It is well known that the investment returns on the JSE over the past three, five, seven and ten years have not been great. In fact they have been quite disastrous for millions of investors, many not so well-informed, who have experienced very little growth on their investments with some of these insurance companies who were quite willing and very able to take money from investors and not give much back.
JSE versus world markets
For several years I have been shining a torch on the ever-worsening relative performance of the JSE versus world markets, particularly in US dollars, starting around 2011. The downturn in the global commodity cycle had much to do with it. However home-grown factors such as state capture and endemic corruption, combined with the ever-socialist political objectives of the ruling ANC, turned this under-performance into a bloodbath for most South African investors.
See for yourself how a R10 000 investment into the four largest local equity funds compares with that of a fairly good US-based equity fund, one I have been recommending for 10 years and more.
After being one of the top markets in the world for more than a century, the JSE has, over the 10-year period to end 2020, turned into one of the worst global markets when measured in USD terms, which it should be.
I was fortunate enough to have public exposure via my columns on Moneyweb and the Afrikaans radio programme RSG Geldsake.
Week after week I raised the issue of the JSE’s underperformance versus world markets, only to be told via feedback from the local asset managers that one must not judge performance over the short term, as it was bound to recover. But as the one year under-performance turned into three years, then five, seven and now ten years, that line of argument has fallen by the wayside.
On purely statistical terms, the underperformance over the last ten years cannot be ignored anymore. Now the counter-argument is being based on (a) patriotism; b) loyalty to country; and (c) if you don’t like it here, you must f#ck off.
But the REAL reason that South Africa’s large investment giants have defended their argument that ‘local is lekker’, is that ‘local investments are far more profitable to them’. Concern about investment returns to local investors is mostly accidental.
The financial margins on local funds are substantially larger than even in-house offshore funds. And when compared with the total expenses of global investment giants, local funds are 2-3 times more expensive.
So the outrage in this ‘local versus offshore’ debate has more to do with protecting the massive salaries and bonuses of senior management/fund managers, nothing else.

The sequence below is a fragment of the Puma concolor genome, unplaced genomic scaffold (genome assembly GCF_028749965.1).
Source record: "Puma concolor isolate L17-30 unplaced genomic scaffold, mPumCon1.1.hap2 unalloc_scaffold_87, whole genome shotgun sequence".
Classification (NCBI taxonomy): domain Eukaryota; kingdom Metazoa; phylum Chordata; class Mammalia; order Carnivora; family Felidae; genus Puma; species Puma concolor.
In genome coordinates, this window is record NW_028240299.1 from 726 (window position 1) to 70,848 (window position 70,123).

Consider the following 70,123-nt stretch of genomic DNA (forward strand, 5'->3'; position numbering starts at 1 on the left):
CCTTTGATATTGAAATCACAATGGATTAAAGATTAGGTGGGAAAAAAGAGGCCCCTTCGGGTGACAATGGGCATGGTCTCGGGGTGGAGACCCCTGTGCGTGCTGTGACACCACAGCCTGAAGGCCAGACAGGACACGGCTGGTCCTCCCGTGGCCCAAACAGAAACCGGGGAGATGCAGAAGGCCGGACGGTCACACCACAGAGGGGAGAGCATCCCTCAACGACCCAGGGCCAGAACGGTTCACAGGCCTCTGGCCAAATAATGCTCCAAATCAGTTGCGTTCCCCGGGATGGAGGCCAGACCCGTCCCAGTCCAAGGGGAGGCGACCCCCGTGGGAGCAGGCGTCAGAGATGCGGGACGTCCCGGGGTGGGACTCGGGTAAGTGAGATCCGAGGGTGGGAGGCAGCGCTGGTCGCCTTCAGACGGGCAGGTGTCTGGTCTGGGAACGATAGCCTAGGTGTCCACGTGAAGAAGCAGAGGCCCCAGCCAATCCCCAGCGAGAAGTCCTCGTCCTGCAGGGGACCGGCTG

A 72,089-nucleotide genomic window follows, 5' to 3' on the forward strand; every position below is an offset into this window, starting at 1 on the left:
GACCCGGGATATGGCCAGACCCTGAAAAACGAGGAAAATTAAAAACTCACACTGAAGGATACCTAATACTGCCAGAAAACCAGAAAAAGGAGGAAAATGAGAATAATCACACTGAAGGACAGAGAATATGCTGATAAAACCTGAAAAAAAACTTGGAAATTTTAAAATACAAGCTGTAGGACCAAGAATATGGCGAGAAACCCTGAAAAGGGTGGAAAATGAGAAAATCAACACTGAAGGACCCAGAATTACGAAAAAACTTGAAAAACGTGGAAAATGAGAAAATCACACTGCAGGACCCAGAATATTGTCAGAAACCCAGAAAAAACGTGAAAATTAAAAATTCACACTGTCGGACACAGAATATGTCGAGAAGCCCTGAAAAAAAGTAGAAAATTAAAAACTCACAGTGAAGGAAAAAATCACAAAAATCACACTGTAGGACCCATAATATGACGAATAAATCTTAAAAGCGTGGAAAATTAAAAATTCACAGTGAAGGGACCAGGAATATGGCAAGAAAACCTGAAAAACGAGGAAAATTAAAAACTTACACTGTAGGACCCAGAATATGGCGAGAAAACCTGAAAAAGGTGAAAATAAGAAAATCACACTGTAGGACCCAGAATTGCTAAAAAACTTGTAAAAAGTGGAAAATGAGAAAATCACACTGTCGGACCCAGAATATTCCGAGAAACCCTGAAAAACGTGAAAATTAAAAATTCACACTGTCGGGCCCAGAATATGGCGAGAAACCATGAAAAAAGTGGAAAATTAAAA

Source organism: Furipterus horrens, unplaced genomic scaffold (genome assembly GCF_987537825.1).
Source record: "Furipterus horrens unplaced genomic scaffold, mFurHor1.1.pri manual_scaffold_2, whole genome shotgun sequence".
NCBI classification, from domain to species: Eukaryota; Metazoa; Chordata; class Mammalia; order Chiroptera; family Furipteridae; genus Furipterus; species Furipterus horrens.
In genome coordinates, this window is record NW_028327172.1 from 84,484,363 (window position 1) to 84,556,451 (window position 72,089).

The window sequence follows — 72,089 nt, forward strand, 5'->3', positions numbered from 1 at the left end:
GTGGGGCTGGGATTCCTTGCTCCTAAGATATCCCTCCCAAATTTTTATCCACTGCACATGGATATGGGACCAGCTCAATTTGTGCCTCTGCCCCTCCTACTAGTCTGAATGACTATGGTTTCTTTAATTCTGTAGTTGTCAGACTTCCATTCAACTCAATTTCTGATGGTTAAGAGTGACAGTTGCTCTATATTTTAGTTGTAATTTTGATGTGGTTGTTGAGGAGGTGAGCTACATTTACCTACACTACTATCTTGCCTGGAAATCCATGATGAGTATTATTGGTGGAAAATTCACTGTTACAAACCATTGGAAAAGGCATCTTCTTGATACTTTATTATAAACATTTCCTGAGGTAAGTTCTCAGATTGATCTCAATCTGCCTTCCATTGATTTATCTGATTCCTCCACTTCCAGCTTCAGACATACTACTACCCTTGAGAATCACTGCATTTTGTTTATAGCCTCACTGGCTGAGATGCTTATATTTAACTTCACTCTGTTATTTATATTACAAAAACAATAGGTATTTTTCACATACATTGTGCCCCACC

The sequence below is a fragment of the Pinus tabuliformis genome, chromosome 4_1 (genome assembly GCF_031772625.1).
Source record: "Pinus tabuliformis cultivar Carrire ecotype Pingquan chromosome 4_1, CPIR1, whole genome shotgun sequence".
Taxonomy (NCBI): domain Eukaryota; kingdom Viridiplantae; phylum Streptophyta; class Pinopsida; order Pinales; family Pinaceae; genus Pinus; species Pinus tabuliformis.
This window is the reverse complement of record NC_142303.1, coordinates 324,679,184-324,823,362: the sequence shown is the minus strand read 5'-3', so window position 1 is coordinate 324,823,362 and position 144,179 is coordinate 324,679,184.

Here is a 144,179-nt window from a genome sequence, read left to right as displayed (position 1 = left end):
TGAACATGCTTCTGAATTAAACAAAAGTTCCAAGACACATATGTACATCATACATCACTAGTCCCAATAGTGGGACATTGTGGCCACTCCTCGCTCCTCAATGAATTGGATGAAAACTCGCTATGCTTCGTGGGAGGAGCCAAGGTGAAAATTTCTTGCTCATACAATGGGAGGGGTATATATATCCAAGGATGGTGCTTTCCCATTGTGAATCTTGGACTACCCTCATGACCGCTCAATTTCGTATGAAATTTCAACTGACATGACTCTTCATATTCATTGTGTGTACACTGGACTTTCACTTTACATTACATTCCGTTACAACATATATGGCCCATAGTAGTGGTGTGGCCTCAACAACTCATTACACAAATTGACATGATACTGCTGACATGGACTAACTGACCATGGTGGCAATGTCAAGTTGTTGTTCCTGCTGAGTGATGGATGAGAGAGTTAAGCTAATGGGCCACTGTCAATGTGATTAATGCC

Therefore it was hardly surprising that, earlier this year, due to a sudden upturn in the commodity cycle (which no-one could have predicted), as well as the base-effects of the rand dropping to R19,35/USD in April last year, the one-year figures of the JSE looked particularly good.
Suddenly there was a flurry of articles, editorials and road shows in the broader investment community about how the JSE was suddenly THE top investment destination in the world. Yet, this was mostly window-dressing, as the relentless outflow of foreigners from the JSE continued unabated.
Stuart Theobald, chairman of research house Intellidex, wrote a particularly nasty piece about advisers who ‘urged their clients to sell all local assets and bought US dollars when the rand was R19,35’. It was a typical straw-man argument, not factually correct and full of hot air and emotion. It was a surprise coming from Theobald, whose columns are normally balanced and worth reading.
Firstly, anyone who knows something about offshore investing knows that the process of liquidising local assets, getting offshore clearance and then actually moving the money takes weeks, if not months.
Secondly, the article suggested that investors took their money and placed it into a USD money market account, and there ‘lost 30%’ on the back of the rand’s increase against the greenback. Again, this is silly and uninformed, as no investment advisor would have repatriated growth assets from South Africa in order to invest in zero interest-bearing US deposits.
In fact, in spite of the rand rising by more than 30% against the US dollar, any global sectors (technology, health care, artificial Intelligence and biotech) have still outperformed the local market.
To illustrate just how poorly the local market has done, I calculated the rand value of a R10 000 investment into three Old Mutual funds over an eight-year period to July 2nd 2021.
And, just to keep it in-house and not be accused of cherry-picking, I selected three funds from the Old Mutual stable.
The Old Mutual Investors fund (OM’s largest local equity fund with R12bn in assets) grew from R10 000 to R16 000, the OM Property Equity fund was virtually unchanged at R10 084 (yes, dear readers: that’s no typo), while the OM Global Equity fund was worth R33 268 on the same day.
But guess which fund was tipped as a ‘long-term keeper’ by Stephen Cranston in the latest edition of the Financial Mail: the Old Mutual Investors fund. Over a five-year period the fund actually gave you a return of 1,45% per annum, less than the annual management fees of 1,87%.
For the life of me I couldn’t fathom why Cranston, a seasoned journalist, would select the Investors fund as a ‘keeper’. That is, until I turned the page and saw the full-page ad from Old Mutual. And then the penny dropped.
But this apparent buying of favourable comment by the asset industry is far more prevalent than most would care to know.
Most media outlets are suffering financially. Many articles on investment matters are actually thinly disguised paid-for adverts with only one objective in mind: keep assets in South Africa.
The views of the writer are not necessarily the views of the Daily Friend or the IRR